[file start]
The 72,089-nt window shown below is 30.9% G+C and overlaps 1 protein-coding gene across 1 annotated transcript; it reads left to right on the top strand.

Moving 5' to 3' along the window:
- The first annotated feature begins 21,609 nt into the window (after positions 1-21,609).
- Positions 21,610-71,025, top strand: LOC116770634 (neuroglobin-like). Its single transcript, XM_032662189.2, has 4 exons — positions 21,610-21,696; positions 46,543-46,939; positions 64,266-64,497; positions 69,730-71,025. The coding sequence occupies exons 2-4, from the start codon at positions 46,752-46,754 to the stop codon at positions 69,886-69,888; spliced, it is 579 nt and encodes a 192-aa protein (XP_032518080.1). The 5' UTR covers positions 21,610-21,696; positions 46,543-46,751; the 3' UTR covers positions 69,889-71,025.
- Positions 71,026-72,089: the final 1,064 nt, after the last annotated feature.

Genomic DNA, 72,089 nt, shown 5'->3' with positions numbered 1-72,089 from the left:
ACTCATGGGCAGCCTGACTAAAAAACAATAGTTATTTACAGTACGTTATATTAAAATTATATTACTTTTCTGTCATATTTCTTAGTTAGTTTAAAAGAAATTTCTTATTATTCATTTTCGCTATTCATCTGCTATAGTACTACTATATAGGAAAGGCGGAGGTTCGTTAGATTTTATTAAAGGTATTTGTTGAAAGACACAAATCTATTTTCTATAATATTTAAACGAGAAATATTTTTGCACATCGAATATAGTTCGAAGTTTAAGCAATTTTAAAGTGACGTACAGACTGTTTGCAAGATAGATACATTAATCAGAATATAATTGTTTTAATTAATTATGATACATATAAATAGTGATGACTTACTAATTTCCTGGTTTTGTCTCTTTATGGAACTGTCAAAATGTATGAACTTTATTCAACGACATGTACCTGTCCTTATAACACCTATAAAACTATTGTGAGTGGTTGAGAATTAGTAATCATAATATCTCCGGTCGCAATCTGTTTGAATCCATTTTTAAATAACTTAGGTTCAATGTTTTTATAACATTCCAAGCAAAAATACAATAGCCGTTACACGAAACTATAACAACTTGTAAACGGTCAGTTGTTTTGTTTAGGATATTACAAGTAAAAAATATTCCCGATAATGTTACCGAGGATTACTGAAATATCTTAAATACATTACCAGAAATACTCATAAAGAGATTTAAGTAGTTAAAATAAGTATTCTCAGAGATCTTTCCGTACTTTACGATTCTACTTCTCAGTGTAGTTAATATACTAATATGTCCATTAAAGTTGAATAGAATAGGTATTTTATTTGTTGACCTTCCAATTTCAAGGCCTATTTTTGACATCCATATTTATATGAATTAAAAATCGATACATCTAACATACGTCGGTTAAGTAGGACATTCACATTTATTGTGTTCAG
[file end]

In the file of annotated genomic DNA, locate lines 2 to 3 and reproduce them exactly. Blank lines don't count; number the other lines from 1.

Moving 5' to 3' along the window:
- The first annotated feature begins 21,609 nt into the window (after positions 1-21,609).